Differences in pass rates between UK and international medical graduates have prompted the British Association of Physicians of Indian Origin (BAPIO) to challenge the fairness of the test.

Although Dr Taibjee, a GP trainer himself, says the CSA is 'fair', he does worry that it may not assess the right things.

'When I say fair, I don't think there are people within the institution who are racist.

'I don't even think there is unconscious racism, because the college has looked at it and asked externally for people to scrutinise its exam.'

He says it could be that the CSA is looking for certain skills that we expect only from a British GP.

He explains: 'It may be that we are looking in the CSA for something that isn't necessary to be a good GP in Britain and it is somehow unfairly marking down people for something that doesn't really matter.

'It may be subtle communication that actually the patient wouldn't find a problem that is flagging these candidates up as people who should fail.'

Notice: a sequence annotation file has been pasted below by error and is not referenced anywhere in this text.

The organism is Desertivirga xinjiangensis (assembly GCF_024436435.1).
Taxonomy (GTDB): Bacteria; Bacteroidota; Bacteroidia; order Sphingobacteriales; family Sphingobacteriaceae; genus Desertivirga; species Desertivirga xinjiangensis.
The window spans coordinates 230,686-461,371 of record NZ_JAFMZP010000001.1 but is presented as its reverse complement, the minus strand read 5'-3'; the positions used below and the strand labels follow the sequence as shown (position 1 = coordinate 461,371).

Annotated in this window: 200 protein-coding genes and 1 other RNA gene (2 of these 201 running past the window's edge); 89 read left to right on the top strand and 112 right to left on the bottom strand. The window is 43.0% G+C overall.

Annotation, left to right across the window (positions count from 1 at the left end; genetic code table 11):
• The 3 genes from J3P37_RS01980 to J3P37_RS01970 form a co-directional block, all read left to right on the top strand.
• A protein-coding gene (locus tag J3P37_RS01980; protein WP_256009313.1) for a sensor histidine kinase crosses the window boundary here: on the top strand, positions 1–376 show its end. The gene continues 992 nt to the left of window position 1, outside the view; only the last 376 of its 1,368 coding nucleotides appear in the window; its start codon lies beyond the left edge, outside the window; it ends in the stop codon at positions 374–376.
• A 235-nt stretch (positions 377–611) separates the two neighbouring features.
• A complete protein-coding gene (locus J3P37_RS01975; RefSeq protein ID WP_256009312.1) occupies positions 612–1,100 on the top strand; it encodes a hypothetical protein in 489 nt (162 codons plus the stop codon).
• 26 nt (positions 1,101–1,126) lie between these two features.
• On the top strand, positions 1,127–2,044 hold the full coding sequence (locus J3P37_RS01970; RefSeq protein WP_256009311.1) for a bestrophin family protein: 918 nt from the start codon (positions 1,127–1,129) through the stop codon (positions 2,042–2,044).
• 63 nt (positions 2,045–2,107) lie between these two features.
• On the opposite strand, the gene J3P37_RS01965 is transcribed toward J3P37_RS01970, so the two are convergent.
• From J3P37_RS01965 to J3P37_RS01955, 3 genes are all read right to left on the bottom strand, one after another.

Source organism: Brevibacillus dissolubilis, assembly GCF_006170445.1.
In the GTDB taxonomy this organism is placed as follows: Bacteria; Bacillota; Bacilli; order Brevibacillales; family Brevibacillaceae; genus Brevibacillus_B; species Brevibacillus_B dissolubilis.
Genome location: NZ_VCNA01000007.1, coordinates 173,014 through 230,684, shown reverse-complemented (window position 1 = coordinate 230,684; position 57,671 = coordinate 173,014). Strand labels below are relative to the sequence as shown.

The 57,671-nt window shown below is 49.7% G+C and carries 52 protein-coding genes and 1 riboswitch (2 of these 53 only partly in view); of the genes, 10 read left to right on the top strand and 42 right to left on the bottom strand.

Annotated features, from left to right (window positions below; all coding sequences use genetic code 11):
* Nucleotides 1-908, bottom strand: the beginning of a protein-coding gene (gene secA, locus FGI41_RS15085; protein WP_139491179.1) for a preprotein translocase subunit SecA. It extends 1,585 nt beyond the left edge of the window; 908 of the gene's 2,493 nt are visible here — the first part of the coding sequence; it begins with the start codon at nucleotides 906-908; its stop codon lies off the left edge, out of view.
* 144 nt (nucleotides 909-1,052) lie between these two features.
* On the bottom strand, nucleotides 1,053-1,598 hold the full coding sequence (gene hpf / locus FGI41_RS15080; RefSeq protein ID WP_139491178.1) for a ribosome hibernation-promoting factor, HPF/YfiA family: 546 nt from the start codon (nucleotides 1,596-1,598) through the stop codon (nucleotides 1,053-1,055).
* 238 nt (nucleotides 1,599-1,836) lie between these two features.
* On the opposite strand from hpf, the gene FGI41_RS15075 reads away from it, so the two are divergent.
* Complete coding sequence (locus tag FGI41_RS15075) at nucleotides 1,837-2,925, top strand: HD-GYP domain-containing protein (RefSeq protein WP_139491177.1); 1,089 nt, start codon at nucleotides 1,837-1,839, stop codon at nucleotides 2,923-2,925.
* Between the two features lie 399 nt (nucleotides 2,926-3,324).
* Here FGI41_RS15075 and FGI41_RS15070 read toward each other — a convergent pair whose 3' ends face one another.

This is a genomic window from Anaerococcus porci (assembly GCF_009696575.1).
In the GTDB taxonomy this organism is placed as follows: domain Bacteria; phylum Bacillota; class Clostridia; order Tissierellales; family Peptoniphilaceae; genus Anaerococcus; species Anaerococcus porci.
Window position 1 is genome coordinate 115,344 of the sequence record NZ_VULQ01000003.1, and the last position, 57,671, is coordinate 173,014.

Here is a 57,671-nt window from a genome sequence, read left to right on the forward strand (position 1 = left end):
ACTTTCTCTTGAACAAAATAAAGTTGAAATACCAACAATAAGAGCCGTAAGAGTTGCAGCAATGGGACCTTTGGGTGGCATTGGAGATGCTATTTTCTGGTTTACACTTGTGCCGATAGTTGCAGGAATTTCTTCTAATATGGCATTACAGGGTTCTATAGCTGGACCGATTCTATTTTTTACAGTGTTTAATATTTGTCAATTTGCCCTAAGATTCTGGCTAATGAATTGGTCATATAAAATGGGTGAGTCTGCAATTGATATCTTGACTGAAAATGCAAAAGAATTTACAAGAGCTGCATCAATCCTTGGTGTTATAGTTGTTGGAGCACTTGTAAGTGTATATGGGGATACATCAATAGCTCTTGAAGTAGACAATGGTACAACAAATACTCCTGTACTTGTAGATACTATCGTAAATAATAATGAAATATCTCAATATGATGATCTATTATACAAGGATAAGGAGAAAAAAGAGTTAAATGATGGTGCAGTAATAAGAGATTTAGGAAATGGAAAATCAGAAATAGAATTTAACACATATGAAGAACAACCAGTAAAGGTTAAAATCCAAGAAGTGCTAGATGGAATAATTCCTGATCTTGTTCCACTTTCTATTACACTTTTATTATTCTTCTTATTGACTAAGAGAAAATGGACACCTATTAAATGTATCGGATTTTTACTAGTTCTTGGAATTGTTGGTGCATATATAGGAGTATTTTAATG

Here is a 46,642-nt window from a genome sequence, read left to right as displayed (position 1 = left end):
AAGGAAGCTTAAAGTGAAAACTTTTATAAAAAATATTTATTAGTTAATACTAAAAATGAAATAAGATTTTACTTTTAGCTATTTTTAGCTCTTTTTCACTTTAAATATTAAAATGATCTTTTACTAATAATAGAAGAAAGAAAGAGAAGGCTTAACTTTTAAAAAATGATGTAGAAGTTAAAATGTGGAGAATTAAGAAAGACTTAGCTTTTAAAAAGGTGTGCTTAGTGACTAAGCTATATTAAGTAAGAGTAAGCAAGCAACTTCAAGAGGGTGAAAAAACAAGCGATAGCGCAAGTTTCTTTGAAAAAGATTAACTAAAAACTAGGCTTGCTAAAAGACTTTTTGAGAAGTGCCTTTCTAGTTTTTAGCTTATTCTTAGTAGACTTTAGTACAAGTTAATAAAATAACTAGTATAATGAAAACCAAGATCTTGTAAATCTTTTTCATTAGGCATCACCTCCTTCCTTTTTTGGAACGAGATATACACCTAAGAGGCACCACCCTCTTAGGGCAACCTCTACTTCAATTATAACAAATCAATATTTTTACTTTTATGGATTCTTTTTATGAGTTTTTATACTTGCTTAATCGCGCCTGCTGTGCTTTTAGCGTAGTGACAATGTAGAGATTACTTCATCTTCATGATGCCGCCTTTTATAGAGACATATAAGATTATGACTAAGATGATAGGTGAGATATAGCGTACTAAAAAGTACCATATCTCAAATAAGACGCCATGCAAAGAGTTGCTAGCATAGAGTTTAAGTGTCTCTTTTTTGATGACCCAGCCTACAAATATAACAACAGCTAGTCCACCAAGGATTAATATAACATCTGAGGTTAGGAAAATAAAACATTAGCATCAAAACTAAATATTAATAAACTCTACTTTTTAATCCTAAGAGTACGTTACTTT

He adds that when he sat the CSA 'many years ago', only one actor taking part in the tests was non-white.

'When I was training in Birmingham, there were areas where 90% of the patients you encounter might be Sikh or might be Bengali-speaking and they will have certain cultural differences, and they would expect their GP to respond to them because we are patient-centred. Yet if the CSA is designed to deal with perhaps a fairly middle-class, white British born person, it may not be fair.'

Ethnic minorities

The BMA has come under fire from members saying it does not adequately support doctors who qualified abroad, he adds.

In response, it met organisations including BAPIO, the Medical Association of Nigerians Across Great Britain and the British International Doctors Association, and is working to build their members' leadership skills, he says.


Dr Taibjee says his committee aims to focus on one or two key questions a year. On its agenda next year will be ageism and how to support senior clinicians to avoid burnout.

The committee will soon publish a guide for employers and doctors on returning to work after long-term sickness or maternity leave.

With the GP workforce becoming increasingly diverse and women predicted to make up its majority in the near future, the role of the equality and diversity committee will be increasingly pivotal.